The “staff picks” shelf in any good independent bookstore is a treasure trove of book recommendations. Unmoored from media hype and even timeliness, these books are championed by trusted fellow readers. With many bookselling alums in our ranks, we offer our own “Staff Picks” in a feature appearing irregularly.Gates of Eden by Ethan Coen recommended by AndrewA treat for fans of the multiple-Oscar-winning Coen brothers, and for anyone who likes to spend some time in that grey area where the darkly comic and the absurdly tragic intersect. Published ten years ago, this collection of prose from the Ethan half of the Coen brothers comes from the same delightfully twisted mind that gave us rapid-fire gangster pastiches like Miller’s Crossing, and tough-talking old-time men-of-action like Michael Lerner’s studio honcho in Barton Fink.There’s a story of a boxer who never manages to lay a punch and who gets caught up in a war between rival gangsters. Another tale takes us back to Minneapolis (the Coen’s home town) where the Mafia have decided to set-up shop. There are some plays in this collection too, loaded with savagely funny dialogue. You can almost hear Steve Buscemi or John Goodman or John Turturro or any of the other Coen regulars sinking their chops into these characters.The White-Boy Shuffle by Paul Beatty recommended by GarthThis is one of those novels I loved so much circa my senior year of high school that I’m almost afraid to reread it, in case it’s not as great as I remembered. Thumbing back through the first few chapters, I’m noticing that Beatty shares a riff-intensive prose style with Colson Whitehead and Jonathan Lethem. Unlike those writers, however, he seems more inclined to pursue satire than high art. Still, Beatty’s natural emotional pallette – a kind of pissed-off innocence – and his poet’s eye for the absurd, pushes his story beyond the didactic. Narrator Gunnar Kaufman may transform himself from scholarship athlete to celebrity-poet-messiah (see? I said it was satire), but he remains, underneath, someone we know and care about… especially when we ourselves are pissed-off innocents. Is it premature to recommendThe White Boy Shuffle as a graduation present?The Keep by Jennifer Egan recommended by EdanThe Keep by Jennifer Egan manages to be both inventive and readable, character and plot driven, playful with genre conventions but also straightforward in its prose style. Egan draws you into a Gothic tale of an old, creepy castle, and the reunion of two cousins with a vicious secret between them, but it’s not long before the narrator announces himself as an outsider to the story (or is he?!), pulling another, wholly different, storyline into the mix. The threads of the various plots converge marvelously at the novel’s end, and you can’t help but love how fun this book is – fun and smart.The Modern Gentleman: A Guide to Essential Manners, Savvy & Vice by Phineas Mollod and Jason Tesauro recommended by TimothyNot all self-help books are beholden to the latest new-age or pop psychology craze. In The Modern Gentleman: A Guide to Essential Manners, Savvy & Vice, authors Phineas Mollod and Jason Tesauro offer timeless, entertaining tips on how today’s man can improve his wardrobe, grooming habits and love of literature, while keeping in mind his affinity for sexual intimacy, a day at the track and alcohol consumption. The book’s wit is second only to its practicality, from how to host a memorable dinner party to advice on handling inquiries from a potential mate about past lovers (charts included). The Modern Gentleman also makes for lively conversation when guests spot it casually displayed among coffee table reading material.Some choice excerpts:Honking – When lively conversation in the cabin boils over in delight, give a medium burst to alert the heavens to such joy.Swearing – There’s a high degree of cliche among cursers. Mix and match the filthy classics to create a string of fresh phrases that highlight your keen wit and local tongue.Hiccoughing – If at the cinema, suggest the hiccougher overstuff his mouth with buttery popcorn until breathing is labored and then insert one Milk Dud for good measure. While this procedure may prove ineffective, it is delicious.Bow ties – Never divulge to a rogue the bow tie’s true ease of knot – let’s keep it between us gentlemen, shall we?This book is both a lyrical masterpiece and a cultural gem.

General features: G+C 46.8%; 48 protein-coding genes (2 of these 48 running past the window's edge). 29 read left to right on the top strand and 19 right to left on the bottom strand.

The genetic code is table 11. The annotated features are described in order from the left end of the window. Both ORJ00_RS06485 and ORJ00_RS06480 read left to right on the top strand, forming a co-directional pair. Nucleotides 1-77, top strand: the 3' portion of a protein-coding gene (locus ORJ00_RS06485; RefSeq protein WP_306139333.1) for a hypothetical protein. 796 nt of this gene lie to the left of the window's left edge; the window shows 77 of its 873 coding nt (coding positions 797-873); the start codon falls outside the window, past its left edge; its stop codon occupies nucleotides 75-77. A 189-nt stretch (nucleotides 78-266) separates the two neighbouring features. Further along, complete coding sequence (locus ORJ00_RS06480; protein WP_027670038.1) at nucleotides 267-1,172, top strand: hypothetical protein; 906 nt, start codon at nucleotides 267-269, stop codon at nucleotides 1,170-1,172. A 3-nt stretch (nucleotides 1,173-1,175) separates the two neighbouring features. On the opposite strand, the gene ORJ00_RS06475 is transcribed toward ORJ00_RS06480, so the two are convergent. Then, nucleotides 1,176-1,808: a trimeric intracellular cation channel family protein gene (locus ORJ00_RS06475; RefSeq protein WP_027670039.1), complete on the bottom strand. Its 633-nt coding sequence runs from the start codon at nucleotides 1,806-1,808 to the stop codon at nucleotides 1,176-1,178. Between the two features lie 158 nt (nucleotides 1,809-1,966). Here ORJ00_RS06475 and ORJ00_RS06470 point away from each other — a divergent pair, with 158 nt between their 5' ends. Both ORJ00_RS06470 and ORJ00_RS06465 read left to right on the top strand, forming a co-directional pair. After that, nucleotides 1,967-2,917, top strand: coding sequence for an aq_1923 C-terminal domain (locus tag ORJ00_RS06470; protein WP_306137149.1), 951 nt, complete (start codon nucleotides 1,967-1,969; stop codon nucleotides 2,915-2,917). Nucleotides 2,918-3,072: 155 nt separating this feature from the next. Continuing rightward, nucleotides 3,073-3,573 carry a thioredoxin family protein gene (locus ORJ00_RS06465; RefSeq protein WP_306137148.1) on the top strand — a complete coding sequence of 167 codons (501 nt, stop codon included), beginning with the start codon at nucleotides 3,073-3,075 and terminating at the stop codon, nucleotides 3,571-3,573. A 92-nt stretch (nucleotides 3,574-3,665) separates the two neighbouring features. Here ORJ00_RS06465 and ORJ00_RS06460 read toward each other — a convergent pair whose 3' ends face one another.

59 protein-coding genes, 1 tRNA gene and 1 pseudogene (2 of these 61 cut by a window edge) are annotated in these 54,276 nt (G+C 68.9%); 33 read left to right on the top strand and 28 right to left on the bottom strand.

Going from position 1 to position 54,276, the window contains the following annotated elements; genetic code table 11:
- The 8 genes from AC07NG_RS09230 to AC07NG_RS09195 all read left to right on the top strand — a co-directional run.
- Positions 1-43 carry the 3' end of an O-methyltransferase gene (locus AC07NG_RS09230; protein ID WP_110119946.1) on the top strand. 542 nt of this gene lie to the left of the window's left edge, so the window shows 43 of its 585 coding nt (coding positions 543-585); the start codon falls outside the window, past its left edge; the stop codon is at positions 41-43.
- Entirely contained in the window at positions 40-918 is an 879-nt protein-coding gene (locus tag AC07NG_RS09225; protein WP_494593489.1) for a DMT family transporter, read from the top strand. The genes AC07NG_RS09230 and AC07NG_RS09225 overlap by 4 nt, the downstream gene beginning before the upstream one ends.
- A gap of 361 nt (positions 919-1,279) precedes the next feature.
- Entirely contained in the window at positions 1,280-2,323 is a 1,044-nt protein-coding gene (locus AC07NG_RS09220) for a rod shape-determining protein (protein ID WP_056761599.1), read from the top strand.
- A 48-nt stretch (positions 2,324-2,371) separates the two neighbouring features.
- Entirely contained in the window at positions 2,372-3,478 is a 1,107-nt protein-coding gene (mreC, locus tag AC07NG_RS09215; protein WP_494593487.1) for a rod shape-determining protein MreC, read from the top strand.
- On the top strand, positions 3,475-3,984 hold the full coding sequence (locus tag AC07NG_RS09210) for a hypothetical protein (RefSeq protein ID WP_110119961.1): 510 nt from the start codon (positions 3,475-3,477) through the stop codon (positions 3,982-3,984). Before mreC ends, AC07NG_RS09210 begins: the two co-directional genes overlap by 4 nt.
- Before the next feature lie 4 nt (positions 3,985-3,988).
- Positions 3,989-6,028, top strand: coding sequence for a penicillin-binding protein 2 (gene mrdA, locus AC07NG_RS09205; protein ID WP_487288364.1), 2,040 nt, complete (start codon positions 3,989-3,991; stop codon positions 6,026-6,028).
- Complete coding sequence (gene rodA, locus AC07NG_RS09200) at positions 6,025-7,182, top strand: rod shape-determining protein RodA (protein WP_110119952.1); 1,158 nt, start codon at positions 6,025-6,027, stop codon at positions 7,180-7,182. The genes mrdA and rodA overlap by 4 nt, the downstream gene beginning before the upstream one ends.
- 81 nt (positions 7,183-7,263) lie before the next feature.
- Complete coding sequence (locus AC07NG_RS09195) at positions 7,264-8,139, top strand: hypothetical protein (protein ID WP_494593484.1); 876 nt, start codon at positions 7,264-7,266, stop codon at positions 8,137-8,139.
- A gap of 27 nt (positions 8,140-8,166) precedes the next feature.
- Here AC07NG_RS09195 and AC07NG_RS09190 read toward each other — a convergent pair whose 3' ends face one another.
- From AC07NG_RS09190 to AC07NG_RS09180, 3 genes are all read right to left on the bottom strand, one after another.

Maybe it’s the romantic in me, but I’ve always been a sucker for films that offer glimpses, no matter how superficial, into the working life of a writer. When it’s a real literary figure, say Truman Capote as embodied by Philip Seymour Hoffman, I marvel at how the actor, faced with the impossibly daunting task of portraying a known figure, pushes the role beyond imitation to suggest something deeper, all the while mindful of the expectations that a celebrity-savvy audience will have.When the protagonist is a fictional creation, the actor, I imagine, is freer to characterize from the get-go, without the anchor of audience expectation weighing him down.It’s an interesting genre of film – writer as film protagonist. In Barton Fink, John Turturro paid back the Coen brothers for their creative brilliance by handing them a singular performance, taking his character – a writer struggling for words – down a wonderfully, sometimes nightmarishly, surreal path.It’s a long list, and please feel free to offer your own examples, but off the top of my head there’s Michael Douglas as Grady Tripp, a professor tackling his own demons as he struggles to finish his novel in the film of Michael Chabon’s The Wonder Boys.Then there’s Nicolas Cage in Adaptation, written by Charlie Kaufman, in which Cage explores some sort of human duality as both the critically successful but blocked Charlie Kaufman, and his “brother,” the gregarious, open and popular Donald.And then there’s Woody Allen’s Harry Block in Deconstructing Harry. Harry tries to conquer his writer’s block, while we see excerpts from Harry’s earlier thinly veiled autobiographical stories depicted, back-to-back, with related moments from Harry’s personal life. So Woody, as Harry, fights with his ex, played by Judy Davis, and later we see a chapter from Harry’s last novel, with Richard Benjamin as Harry’s fictional alter ego, having the affair that would lead to the break-up.To this arbitrary list, I offer a new entrant: Leonard Schiller, the fictional author at the heart of the new film Starting Out In The Evening, based on the novel by Brian Morton.It’s a curious film. A seventy-ish New York author, who was part of that mid-century New York literary crowd, Leonard Schiller’s first two published novels, both somewhat youthful and confessional, had critical success, while his next two novels, which, for a number of reasons, looked out rather than in, were seen as disappointments by those who wanted him to effectively keep writing his early novels over and over again. All his novels are now out of print, his name barely registers in modern publishing circles, and he’s in failing health. Yet he is quietly determined to complete his decade-long work-in-progress. Dignified and disciplined, Leonard seals himself off and plugs away.His routine is interrupted by Heather Wolfe, played by Lauren Ambrose (Claire on “Six Feet Under”). A grad student doing her thesis on Leonard Schiller, she’s hell-bent on resurrecting his name and bringing his books back into print. Trouble is she suffers from the same myopia as his early fans. She only “gets” his first couple of novels, dismissing his subsequent work. Personal events may indeed have altered the tone of his later works, but her arrogant conclusions show a reader somewhat lacking in flexibility. She’s also, to be frank, a bit of a head-case – at times insufferably fawning, at other times shrill in her certainty. But she’s vibrant and articulate and forces Leonard into some psychological corners that he’s been avoiding for decades.A sub-plot involving Leonard’s daughter Ariel – approaching 40 and determined to have a baby – is interesting and strongly acted by Lili Taylor. (Bit of a Six Feet Under reunion here. I half-expected to see Nathaniel Sr. pop up in a dream). But as compelling as Taylor and Ambrose are, I must admit I often found myself simply wanting to see more of Leonard’s quiet work at his typewriter, and a little less of the surrounding melodrama. It might not have been conventionally cinematic, and certainly human interaction sparks his character, but a bit more character, and a bit less plot might have struck a better balance. After all, Leonard is a hell of a central character.In a season of big, flashy performances, Frank Langella’s Leonard Schiller is a quiet masterpiece. In a few, carefully chosen words, in his deportment and manner, Langella suggests doubt, uncertainty, longing and dogged determination. His Leonard is a human being with the whole mess of frailties that come with it.Who says there’s no drama in an empty page in a lonely typewriter? Or, I suppose, in a blinking cursor on a back-lit screen. Put an actor of Langella’s caliber in front of it, and you’ll have a film character for the ages.